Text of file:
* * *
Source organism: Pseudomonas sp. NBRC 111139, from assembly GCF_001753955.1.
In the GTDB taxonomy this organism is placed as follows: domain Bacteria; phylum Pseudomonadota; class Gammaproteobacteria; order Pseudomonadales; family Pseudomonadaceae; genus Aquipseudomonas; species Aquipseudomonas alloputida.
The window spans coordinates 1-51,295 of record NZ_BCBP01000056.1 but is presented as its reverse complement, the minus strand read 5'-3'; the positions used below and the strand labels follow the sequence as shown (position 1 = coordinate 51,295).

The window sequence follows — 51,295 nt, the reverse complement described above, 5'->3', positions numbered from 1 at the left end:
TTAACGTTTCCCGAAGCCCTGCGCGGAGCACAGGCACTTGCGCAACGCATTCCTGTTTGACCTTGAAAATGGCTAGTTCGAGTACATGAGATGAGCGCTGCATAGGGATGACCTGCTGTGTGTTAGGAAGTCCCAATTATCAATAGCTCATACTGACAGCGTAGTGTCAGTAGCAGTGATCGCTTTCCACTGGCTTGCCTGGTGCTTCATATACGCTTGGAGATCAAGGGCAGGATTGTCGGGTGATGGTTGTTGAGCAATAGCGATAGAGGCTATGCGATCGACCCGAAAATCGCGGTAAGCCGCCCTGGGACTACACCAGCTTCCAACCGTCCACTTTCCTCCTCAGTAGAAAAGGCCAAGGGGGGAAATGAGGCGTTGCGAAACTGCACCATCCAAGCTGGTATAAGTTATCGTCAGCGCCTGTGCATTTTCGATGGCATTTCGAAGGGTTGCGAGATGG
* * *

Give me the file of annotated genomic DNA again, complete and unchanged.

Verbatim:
Source organism: Pseudomonas sp. NBRC 111139, from assembly GCF_001753955.1.
In the GTDB taxonomy this organism is placed as follows: domain Bacteria; phylum Pseudomonadota; class Gammaproteobacteria; order Pseudomonadales; family Pseudomonadaceae; genus Aquipseudomonas; species Aquipseudomonas alloputida.
The window spans coordinates 1-51,295 of record NZ_BCBP01000056.1 but is presented as its reverse complement, the minus strand read 5'-3'; the positions used below and the strand labels follow the sequence as shown (position 1 = coordinate 51,295).

The window sequence follows — 51,295 nt, the reverse complement described above, 5'->3', positions numbered from 1 at the left end:
TTAACGTTTCCCGAAGCCCTGCGCGGAGCACAGGCACTTGCGCAACGCATTCCTGTTTGACCTTGAAAATGGCTAGTTCGAGTACATGAGATGAGCGCTGCATAGGGATGACCTGCTGTGTGTTAGGAAGTCCCAATTATCAATAGCTCATACTGACAGCGTAGTGTCAGTAGCAGTGATCGCTTTCCACTGGCTTGCCTGGTGCTTCATATACGCTTGGAGATCAAGGGCAGGATTGTCGGGTGATGGTTGTTGAGCAATAGCGATAGAGGCTATGCGATCGACCCGAAAATCGCGGTAAGCCGCCCTGGGACTACACCAGCTTCCAACCGTCCACTTTCCTCCTCAGTAGAAAAGGCCAAGGGGGGAAATGAGGCGTTGCGAAACTGCACCATCCAAGCTGGTATAAGTTATCGTCAGCGCCTGTGCATTTTCGATGGCATTTCGAAGGGTTGCGAGATGG